Muzaffarabad – Political parties seeking independence for the entire Kashmir from both Indian and Pakistani control are facing a fresh round of intimidation and legal action in the Pakistan-administered portion of the region, Al Jazeera reported on Saturday.
The government of Pakistan-administered Kashmir, known locally as Azad Jammu and Kashmir (AJK), denied that it was restricting space for pro-freedom parties, while electoral analysts said those parties have historically had marginal support in the territory.
The same parties in India-administered Kashmir regularly face arrests, arbitrary detentions and other alleged human rights abuses while in custody, activists told Al Jazeera in late February.
Last month, court hearings were held in a “treason” case lodged against 19 activists of the Jammu and Kashmir Liberation Front (JKLF), a Srinagar-based pro-freedom party, for allegedly shouting slogans calling for both India and Pakistan to leave Kashmir.
“Our slogans were that Kashmir should have the right of self-determination and that Indian and Pakistani forces should both leave Kashmir,” Toqeer Gilani, chief of JKLF in AJK, told Al Jazeera.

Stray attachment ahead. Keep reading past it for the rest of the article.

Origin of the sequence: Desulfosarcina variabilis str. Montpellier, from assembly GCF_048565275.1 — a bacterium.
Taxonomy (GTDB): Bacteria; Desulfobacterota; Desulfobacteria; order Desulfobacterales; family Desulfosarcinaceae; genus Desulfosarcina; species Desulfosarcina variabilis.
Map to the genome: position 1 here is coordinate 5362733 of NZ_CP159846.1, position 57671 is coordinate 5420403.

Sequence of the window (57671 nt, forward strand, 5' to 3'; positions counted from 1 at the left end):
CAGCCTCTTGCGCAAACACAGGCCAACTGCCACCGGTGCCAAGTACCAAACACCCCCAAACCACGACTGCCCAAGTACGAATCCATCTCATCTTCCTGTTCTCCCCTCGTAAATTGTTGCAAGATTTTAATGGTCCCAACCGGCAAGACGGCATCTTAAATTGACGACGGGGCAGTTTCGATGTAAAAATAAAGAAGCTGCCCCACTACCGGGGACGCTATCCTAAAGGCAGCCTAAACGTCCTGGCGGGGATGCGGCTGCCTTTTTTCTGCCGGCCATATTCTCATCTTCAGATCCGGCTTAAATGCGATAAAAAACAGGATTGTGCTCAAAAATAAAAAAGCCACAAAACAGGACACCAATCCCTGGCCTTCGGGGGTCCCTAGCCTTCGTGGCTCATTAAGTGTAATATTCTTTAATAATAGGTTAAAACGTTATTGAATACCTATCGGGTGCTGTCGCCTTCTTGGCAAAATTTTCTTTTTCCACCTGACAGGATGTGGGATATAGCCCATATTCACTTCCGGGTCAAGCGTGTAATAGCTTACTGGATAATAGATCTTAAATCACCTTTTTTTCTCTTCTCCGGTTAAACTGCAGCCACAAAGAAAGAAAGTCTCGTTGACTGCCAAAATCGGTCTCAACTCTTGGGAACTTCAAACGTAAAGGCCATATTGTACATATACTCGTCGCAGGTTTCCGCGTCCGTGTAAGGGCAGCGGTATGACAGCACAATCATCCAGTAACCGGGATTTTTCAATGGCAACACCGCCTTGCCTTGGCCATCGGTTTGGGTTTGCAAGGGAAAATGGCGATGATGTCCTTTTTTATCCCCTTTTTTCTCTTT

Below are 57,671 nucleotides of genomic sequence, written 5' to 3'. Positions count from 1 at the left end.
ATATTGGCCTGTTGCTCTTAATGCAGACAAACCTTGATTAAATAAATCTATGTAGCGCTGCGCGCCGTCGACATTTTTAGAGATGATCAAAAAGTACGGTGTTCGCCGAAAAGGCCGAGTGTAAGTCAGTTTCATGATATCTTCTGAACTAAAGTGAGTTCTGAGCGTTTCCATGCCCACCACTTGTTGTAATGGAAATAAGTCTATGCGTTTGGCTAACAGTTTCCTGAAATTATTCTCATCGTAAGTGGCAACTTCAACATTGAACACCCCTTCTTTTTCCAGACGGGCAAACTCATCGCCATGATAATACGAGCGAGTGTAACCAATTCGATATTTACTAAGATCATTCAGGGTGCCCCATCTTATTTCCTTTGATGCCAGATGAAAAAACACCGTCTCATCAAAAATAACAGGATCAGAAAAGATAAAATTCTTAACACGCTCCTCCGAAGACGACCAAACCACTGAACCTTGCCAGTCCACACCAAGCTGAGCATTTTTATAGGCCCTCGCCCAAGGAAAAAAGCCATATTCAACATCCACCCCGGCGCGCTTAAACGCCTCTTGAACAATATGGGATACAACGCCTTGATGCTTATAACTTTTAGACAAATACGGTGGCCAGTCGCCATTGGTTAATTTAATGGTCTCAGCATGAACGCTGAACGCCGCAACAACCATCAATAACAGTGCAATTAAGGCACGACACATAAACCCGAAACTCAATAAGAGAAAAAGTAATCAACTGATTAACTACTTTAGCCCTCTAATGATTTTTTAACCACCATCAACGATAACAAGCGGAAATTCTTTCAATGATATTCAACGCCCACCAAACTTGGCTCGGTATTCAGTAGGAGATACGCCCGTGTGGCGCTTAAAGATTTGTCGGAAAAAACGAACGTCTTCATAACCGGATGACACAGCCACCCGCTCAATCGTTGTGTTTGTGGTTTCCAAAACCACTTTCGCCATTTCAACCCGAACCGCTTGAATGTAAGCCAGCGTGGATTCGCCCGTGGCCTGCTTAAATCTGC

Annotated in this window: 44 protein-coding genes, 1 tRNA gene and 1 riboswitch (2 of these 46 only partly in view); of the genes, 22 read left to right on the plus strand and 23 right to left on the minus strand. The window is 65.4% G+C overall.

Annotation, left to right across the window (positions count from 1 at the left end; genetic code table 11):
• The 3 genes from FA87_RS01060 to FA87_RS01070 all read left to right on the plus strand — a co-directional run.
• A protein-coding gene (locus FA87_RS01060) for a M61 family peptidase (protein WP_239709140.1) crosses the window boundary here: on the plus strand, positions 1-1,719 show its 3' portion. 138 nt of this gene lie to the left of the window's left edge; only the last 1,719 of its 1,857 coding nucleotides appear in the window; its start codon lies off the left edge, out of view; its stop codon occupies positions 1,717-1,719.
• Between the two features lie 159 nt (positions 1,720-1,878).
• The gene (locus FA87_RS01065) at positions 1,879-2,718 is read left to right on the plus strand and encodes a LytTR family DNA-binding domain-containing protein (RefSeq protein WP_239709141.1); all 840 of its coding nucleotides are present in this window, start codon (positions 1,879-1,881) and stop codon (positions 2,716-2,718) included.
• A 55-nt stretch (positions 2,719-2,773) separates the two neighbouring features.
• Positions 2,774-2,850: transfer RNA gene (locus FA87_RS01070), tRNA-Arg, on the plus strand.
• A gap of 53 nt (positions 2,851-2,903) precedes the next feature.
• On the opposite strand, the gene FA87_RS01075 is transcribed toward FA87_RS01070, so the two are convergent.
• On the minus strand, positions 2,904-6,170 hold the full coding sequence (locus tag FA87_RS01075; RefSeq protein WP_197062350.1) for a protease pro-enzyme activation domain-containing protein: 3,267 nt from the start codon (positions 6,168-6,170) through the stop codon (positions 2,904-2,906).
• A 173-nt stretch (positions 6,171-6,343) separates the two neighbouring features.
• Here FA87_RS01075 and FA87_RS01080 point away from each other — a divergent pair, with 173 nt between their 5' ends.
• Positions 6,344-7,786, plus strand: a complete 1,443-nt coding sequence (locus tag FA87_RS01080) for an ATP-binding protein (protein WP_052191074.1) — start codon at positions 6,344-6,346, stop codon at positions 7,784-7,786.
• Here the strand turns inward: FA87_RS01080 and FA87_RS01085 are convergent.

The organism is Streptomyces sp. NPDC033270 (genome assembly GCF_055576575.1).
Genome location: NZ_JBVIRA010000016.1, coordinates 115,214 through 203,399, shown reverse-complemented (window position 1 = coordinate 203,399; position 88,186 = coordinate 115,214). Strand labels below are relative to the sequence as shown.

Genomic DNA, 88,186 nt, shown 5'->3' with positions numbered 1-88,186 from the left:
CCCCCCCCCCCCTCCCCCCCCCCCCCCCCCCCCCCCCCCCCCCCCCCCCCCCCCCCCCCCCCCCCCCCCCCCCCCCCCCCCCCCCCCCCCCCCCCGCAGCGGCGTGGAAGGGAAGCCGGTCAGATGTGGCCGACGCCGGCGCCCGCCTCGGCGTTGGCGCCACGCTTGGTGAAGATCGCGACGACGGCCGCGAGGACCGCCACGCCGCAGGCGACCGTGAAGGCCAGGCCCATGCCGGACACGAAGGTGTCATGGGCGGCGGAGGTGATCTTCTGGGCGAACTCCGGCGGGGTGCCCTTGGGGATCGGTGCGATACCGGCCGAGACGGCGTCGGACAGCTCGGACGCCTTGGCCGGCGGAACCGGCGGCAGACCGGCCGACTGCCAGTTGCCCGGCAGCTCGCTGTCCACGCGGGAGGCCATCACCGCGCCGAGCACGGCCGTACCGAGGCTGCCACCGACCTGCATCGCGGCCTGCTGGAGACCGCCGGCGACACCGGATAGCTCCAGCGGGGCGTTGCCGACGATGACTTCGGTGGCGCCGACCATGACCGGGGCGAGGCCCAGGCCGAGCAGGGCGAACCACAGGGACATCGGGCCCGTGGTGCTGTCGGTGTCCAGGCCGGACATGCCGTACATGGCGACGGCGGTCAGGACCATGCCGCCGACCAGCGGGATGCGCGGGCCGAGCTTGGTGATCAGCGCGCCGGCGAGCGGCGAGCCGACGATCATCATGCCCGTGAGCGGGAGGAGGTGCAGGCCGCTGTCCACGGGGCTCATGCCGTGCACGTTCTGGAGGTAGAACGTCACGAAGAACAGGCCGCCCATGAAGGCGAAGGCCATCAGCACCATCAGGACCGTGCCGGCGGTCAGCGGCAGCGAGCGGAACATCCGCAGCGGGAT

“They objected to us saying that Pakistani military forces should leave Kashmir.”
Gilani said the slogans were shouted during a conference organised by the student wing of his party in the town of Kotli in November. A fresh case was lodged following the latest hearing, he added.
Indian security forces have carried out an increasingly intense crackdown on separatist groups on their side of the Line of Control, which separates the two portions of Kashmir, resulting in scores of detentions, extrajudicial killings and alleged human rights violations.